A CHANGE IN MARIJUANA PROSECUTION EYED
Chicago Considers Bid To Issue Fines In Certain Cases
CHICAGO -- Mayor Richard M. Daley has endorsed a proposal to issue
fines for possession of small amounts of marijuana rather than clog
the courts with cases that tend to be thrown out by judges.
Daley said the volume of marijuana cases that are tossed out by local
courts -- upwards of 90 percent, according to one recent study -- mean
minor possession is virtually decriminalized in Chicago now. "If 99
percent of the cases are thrown out, when is there a credible arrest
for marijuana?" Daley said last week. "They throw all the cases out.
It doesn't mean anything."
Much of the national debate on decriminalizing marijuana has focused
on its medicinal use. But Bruce Mirken, a spokesman for the Marijuana
Policy Project based in Washington, D.C., said a growing number of
cities and states are developing alternatives to prosecuting minor
marijuana busts to unclog jammed court systems and free officers to
focus on more serious crimes. "There's a growing sense among people
who just look at the hard-nosed practicality of the situation that
this is not a sensible use of police and criminal justice system time
and resources," he said. Mirken said his group has tracked at least 11
states -- California, Colorado, Maine, Minnesota, Mississippi,
Nebraska, Nevada, New York, North Carolina, Ohio, and Oregon -- that
have fashioned laws relaxing criminal penalities in minor marijuana
In many cases, police are now allowed to issue citations instead of
The Marijuana Policy Project argues that states should go even
further, decriminalizing marijuana use and possession entirely, since
Mirken contends there are no studies indicating a definitive link
between tough laws and lower marijuana usage.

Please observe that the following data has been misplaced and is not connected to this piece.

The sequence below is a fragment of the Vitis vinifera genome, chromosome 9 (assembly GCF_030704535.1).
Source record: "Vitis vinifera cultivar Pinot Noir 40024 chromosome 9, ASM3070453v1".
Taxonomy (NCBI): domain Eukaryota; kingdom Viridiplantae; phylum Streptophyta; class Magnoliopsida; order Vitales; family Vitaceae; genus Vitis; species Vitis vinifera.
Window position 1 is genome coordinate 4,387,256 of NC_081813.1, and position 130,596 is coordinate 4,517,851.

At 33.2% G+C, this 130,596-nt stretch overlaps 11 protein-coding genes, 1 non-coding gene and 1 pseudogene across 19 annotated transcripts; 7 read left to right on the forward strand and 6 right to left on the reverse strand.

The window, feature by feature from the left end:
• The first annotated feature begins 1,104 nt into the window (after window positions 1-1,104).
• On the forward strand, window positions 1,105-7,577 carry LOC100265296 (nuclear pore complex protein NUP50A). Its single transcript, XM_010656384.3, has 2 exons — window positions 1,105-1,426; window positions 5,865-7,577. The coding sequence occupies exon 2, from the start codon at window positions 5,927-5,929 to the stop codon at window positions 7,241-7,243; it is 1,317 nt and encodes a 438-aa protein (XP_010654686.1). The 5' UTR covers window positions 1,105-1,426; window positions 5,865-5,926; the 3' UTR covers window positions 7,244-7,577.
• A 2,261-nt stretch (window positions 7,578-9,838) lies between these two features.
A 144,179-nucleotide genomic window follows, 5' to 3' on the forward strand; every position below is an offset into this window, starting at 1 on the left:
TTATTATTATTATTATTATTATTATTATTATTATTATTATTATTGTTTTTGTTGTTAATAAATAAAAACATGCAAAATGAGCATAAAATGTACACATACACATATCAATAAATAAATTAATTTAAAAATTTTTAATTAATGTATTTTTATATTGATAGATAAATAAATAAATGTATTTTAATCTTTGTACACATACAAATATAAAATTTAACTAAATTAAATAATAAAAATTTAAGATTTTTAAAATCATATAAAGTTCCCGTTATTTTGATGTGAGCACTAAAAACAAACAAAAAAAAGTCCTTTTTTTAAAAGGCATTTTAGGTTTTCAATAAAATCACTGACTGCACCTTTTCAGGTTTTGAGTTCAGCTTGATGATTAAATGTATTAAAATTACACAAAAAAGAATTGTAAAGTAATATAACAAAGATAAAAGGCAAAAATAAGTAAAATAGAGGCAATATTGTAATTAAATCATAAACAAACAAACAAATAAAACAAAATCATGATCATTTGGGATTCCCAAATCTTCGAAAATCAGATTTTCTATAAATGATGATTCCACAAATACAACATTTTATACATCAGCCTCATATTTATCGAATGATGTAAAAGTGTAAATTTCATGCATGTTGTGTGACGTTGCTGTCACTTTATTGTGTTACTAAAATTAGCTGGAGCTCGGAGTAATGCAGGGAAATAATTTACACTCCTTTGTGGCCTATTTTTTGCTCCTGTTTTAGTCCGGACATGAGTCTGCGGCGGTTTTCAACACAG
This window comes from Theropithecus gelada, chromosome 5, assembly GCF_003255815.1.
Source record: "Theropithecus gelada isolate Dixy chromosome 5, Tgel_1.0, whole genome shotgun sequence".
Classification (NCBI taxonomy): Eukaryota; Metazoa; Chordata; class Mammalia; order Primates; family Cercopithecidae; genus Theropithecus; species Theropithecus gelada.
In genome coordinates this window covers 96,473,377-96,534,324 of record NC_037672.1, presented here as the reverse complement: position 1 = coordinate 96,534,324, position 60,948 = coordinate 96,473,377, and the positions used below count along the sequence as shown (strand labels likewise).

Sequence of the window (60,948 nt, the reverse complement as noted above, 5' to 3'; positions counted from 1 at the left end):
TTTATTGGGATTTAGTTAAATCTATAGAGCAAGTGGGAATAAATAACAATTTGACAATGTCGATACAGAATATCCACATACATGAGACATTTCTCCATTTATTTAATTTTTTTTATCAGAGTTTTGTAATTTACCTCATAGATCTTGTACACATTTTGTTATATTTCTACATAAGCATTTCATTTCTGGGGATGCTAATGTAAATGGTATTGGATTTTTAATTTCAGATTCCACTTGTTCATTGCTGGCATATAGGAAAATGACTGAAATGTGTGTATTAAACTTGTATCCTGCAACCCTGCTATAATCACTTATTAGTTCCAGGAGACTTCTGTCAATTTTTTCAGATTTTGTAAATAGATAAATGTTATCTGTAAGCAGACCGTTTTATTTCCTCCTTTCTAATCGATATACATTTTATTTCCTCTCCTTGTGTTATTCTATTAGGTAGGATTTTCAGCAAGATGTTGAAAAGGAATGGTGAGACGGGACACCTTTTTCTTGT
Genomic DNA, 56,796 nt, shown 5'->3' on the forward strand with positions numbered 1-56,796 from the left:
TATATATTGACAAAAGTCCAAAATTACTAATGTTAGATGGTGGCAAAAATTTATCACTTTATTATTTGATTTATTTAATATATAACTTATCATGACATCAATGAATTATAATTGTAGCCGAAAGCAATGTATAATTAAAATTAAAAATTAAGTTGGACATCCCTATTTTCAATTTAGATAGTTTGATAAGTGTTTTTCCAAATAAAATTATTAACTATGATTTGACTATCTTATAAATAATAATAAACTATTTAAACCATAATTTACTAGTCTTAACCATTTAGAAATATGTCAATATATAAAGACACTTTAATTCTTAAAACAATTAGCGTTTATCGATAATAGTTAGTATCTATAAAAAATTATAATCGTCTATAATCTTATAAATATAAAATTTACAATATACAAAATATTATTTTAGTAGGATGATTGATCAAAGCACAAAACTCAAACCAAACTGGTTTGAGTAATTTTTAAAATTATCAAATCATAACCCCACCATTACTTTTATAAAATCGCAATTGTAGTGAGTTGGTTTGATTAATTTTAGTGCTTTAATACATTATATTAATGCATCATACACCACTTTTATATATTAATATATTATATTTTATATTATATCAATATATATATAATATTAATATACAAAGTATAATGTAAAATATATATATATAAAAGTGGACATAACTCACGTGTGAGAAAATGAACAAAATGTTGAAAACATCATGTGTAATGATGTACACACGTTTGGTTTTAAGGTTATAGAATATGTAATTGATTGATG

"If you go into a store that sells cigarettes, you see yellow and red
signs warning buyers they have to be 18," he said. "Have you ever
seen a drug dealer with a sign like that? Regulation gives society
some control, but prohibition . . . just turns the market over to
gangsters." Daley stopped short of calling for state or city laws to
legalize marijuana possession. His comments Tuesday came a day after
the release of a report written by a South Side police sergeant
indicating 94 percent of the 6,954 cases filed in Chicago in 2003
2.5 grams or less of marijuana were either dismissed by the
judge or dropped by prosecutors. The same report showed that of the
6,945 cases involving 10 grams or less, 81 percent were dropped, along
with 52 percent of the 1,261 cases involving up to 30 grams. "While
officers are doing everything to keep the streets safe, the offender
gets arrested and is walking the street in just a few hours," wrote
Sergeant Thomas Donegan in the seven-page report sent to police
officials. "To me, this is a slap in the face to the officers."
Officials in the Police Department and the Cook County State's
Attorneys office said prosecutions often fail because of weak cases
brought by police, officers or lab technicians don't show up for
court, or a lack of interest in such minor cases among some judges and
Donegan, who did not return a request for comment, in his report
suggested fines of $250 for 10 grams or less, $500 for up to 20 grams,
and $1,000 for up to 30 grams.
Using those numbers, Donegan wrote the city could have collected
"well over $5 million" in fines in 2003. Donegan wrote the city could
also have saved millions more by not having the officers process the
suspects, do paperwork, and testify in court.
Daley said he agreed a smarter approach might be to free officers from
wasting a day in court -- or filling out reams of paperwork -- by
slapping offenders instead with a fine that could raise millions for
strapped city coffers. "It's always a priority to make sure officers
are spending as much time on the street as possible," said police
spokesman David Bayless. "We need to strike a balance to make sure
the offenders are penalized in some way and making sure officers on
are not taken off the street for cases that aren't going anywhere."
Bayless said the department chief of staff and legal advisers to
Superintendent Phil Cline would study Donegan's proposal.
But it was too early, he said, to say whether the department would
push for such a change in city ordinances. John Gorman, spokesman for
Cook County State's Attorney Richard Devine, said prosecutors will
soon meet with Police Department officials to consider the proposal.